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My Own Bear Death Experience Anecdote
(c) Atham-Z 2006


You may have noticed that the last newsletter didn't include much of my own writing, as I usually prepare these offerings about 2 months in advance, but before the last issue I spent April 2006 seriously ill and recovering in the Canadian hospital system. I have now experienced 2 near death experiences in the past 15 years, and I expect, like at a baseball game, my life will be three strikes and then "out".

Now, I didn't see the long tunnel with the light at the end or groups of my already passed over family and friends waiting for me and then making my own choice to turn back toward life. I did not look down on myself in the hospital setting while medical personnel worked frantically to save my life. In spite of my first crisis following a motor vehicle accident and my second crisis being subsequent to a sudden health collapse, my experiences were simply waking up from sleep.

Obviously both times I was quite disoriented about where I was, but at least upon my waking the first time, the trauma team made it clear to me what had happened and where I was. The most recent episode had me opening my eyes, after finally escaping a dream that went on and on and on that I simply couldn't seem to find an end to or a satisfactory conclusion for. I recall this dream well, being outside a local hospital looking in the windows and being denied entry, but watching the people inside carrying on with their work, even watching floral deliveries. And then I also felt so dirty, dry, hot and windblown, (similar to images in Mel Gibson movies of dry tangled hair on desert motorcyclists). In the dream I couldn't get my fingers through the matts in my hair. My dream self felt my problem was related to picking up some disease on some hot riviera where the spa tools weren't clean enough, and I was stuck in that over heated dusty country. This was a really long dream, as apparently I was unconscious for 5 days!

What I learned from this experience is that for sure, unconscious people (those in a coma) CAN hear what people are saying and doing around them, even if they have to work those actions into their dreams to put them into some type of understandable context.

But this time when I woke up, there wasn't anyone there explaining to me where I was or what had happened, only a clock, that I could see blearily through an almost electric mist. Whether I was seeing the aether or needed my glasses is academic, as the air was definitely thick and sparkling but I could see the minute hand on the clock move and figure out the time when I remembered to focus hard enough. If I heard anything, it was white noise, similar to the air being full of visual static. Unfortunately this medical facility didn't bother to explain where I was or how long I had been there for another couple of days as I drifted in and out of consciousness. Ugh. The length of my fingernails astounded me, and the discomfort and the restrictions of the medical interventions frightened and enraged me. When they insert a "breathing tube" to resuscitate people, those people can't even talk. That on top of being tied to a plastic human sized tray with carrying handles, that obviously would keep my bodily fluids from making a mess on the floor if I died - not a great experience.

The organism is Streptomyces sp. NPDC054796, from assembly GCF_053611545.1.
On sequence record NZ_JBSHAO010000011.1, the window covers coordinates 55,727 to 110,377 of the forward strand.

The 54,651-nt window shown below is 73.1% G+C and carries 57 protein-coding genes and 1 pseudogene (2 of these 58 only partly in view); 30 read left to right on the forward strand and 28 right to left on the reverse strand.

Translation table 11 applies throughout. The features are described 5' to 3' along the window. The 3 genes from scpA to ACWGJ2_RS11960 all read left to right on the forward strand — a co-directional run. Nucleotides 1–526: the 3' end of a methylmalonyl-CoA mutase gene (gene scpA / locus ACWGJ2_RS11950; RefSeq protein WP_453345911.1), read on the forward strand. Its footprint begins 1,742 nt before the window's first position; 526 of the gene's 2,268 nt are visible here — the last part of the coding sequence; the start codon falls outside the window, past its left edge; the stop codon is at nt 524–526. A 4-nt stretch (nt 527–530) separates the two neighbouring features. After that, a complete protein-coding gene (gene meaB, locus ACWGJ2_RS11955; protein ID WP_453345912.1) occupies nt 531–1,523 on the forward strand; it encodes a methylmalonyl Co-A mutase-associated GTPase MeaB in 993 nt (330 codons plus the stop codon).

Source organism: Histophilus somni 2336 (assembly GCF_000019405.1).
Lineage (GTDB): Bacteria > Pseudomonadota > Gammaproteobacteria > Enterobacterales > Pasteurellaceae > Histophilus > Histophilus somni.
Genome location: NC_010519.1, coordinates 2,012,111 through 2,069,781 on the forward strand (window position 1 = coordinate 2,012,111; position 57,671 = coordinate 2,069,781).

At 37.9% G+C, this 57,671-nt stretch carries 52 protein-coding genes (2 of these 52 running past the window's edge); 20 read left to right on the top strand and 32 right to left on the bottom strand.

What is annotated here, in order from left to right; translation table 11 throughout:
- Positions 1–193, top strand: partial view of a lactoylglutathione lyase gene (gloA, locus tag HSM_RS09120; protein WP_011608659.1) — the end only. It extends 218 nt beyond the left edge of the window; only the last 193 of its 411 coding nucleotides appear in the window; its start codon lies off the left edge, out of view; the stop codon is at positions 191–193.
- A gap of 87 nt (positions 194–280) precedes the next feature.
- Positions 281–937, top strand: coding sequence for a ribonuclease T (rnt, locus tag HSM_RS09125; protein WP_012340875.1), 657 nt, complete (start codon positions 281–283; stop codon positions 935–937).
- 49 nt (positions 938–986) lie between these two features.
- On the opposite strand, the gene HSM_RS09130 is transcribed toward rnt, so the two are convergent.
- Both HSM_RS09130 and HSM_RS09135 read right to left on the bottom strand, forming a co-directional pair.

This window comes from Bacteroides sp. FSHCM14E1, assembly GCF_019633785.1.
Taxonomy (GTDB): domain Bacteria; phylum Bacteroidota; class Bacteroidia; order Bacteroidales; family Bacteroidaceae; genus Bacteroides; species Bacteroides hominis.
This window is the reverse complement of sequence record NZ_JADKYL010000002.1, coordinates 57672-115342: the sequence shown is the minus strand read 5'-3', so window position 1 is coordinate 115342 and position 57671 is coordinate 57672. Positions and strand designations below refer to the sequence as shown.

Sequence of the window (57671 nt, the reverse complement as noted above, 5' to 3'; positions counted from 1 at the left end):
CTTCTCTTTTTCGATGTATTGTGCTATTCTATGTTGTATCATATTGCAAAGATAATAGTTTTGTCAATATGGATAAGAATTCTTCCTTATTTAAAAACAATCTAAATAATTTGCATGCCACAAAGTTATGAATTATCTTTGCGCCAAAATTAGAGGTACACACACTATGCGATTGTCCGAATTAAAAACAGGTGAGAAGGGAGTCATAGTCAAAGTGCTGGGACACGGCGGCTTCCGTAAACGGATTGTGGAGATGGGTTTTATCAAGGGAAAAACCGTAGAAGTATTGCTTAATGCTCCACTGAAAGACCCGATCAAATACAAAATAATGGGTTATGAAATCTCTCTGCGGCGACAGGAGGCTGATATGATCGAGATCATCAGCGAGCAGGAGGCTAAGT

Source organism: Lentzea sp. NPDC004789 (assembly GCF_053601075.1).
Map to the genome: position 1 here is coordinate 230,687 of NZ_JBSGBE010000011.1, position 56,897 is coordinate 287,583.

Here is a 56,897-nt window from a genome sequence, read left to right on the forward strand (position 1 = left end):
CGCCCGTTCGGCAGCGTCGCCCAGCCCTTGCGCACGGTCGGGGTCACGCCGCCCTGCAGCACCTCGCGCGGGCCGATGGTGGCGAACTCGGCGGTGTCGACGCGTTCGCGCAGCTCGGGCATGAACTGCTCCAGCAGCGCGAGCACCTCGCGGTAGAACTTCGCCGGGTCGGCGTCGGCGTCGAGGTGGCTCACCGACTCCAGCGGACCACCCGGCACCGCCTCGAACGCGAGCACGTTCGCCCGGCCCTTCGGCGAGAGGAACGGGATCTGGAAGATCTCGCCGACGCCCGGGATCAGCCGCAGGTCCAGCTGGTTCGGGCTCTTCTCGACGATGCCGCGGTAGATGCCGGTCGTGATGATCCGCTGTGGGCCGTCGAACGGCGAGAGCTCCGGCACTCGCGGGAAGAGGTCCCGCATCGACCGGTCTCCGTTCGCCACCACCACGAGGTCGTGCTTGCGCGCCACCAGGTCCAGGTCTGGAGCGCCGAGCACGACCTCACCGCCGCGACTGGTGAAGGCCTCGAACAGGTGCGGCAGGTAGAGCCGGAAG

And most amusing of all is my naive expenditure to my lawyer last year for a living will about not wanting to be resuscitated - that was totally ignored. I realize now, even if I tattoo that preference on my forehead, the medical system will roll right over me and disregard my wishes.

So to those of you who have experienced the tunnel, the relatives, or the thread to your body while watching yourself from the corner of the ceiling, bravo! I am jealous. You have been gifted with lovely tales to recount and a spiritually positive and optimistic experience. I envy you. For me, all it was - was a bad dream, my mind trying to rationalize my physical experiences during the period I was unconscious. Obviously I still have some business to accomplish during this lifetime. So be it.

 




This page was created November 20, 2006.